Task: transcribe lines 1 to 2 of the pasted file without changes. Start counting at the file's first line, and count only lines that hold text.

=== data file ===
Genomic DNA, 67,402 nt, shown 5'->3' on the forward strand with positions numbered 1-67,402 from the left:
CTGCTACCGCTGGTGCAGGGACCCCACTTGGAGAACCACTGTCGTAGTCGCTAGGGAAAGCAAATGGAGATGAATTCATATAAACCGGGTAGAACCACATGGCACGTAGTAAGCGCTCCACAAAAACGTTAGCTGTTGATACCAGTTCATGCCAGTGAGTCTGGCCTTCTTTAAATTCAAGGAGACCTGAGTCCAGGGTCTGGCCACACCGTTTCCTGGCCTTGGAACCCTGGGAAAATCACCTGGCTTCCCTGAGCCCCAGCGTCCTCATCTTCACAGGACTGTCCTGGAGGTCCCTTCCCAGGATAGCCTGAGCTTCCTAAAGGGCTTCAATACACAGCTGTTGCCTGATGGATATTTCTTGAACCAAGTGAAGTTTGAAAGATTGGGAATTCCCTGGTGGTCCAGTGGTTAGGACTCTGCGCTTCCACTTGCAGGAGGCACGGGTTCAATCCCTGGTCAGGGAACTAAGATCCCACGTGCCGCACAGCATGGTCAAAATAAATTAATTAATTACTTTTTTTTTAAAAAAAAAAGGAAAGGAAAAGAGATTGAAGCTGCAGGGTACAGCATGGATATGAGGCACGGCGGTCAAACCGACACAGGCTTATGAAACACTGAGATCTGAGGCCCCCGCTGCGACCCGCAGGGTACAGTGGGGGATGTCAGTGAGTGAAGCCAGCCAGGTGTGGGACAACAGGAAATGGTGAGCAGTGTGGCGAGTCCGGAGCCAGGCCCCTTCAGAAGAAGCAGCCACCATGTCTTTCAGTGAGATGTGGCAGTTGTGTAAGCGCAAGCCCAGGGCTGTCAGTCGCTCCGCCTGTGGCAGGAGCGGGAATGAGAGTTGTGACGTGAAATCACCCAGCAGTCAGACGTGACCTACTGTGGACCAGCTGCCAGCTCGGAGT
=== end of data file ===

Genomic DNA, 67,402 nt, shown 5'->3' on the forward strand with positions numbered 1-67,402 from the left:
CTGCTACCGCTGGTGCAGGGACCCCACTTGGAGAACCACTGTCGTAGTCGCTAGGGAAAGCAAATGGAGATGAATTCATATAAACCGGGTAGAACCACATGGCACGTAGTAAGCGCTCCACAAAAACGTTAGCTGTTGATACCAGTTCATGCCAGTGAGTCTGGCCTTCTTTAAATTCAAGGAGACCTGAGTCCAGGGTCTGGCCACACCGTTTCCTGGCCTTGGAACCCTGGGAAAATCACCTGGCTTCCCTGAGCCCCAGCGTCCTCATCTTCACAGGACTGTCCTGGAGGTCCCTTCCCAGGATAGCCTGAGCTTCCTAAAGGGCTTCAATACACAGCTGTTGCCTGATGGATATTTCTTGAACCAAGTGAAGTTTGAAAGATTGGGAATTCCCTGGTGGTCCAGTGGTTAGGACTCTGCGCTTCCACTTGCAGGAGGCACGGGTTCAATCCCTGGTCAGGGAACTAAGATCCCACGTGCCGCACAGCATGGTCAAAATAAATTAATTAATTACTTTTTTTTTAAAAAAAAAAGGAAAGGAAAAGAGATTGAAGCTGCAGGGTACAGCATGGATATGAGGCACGGCGGTCAAACCGACACAGGCTTATGAAACACTGAGATCTGAGGCCCCCGCTGCGACCCGCAGGGTACAGTGGGGGATGTCAGTGAGTGAAGCCAGCCAGGTGTGGGACAACAGGAAATGGTGAGCAGTGTGGCGAGTCCGGAGCCAGGCCCCTTCAGAAGAAGCAGCCACCATGTCTTTCAGTGAGATGTGGCAGTTGTGTAAGCGCAAGCCCAGGGCTGTCAGTCGCTCCGCCTGTGGCAGGAGCGGGAATGAGAGTTGTGACGTGAAATCACCCAGCAGTCAGACGTGACCTACTGTGGACCAGCTGCCAGCTCGGAGT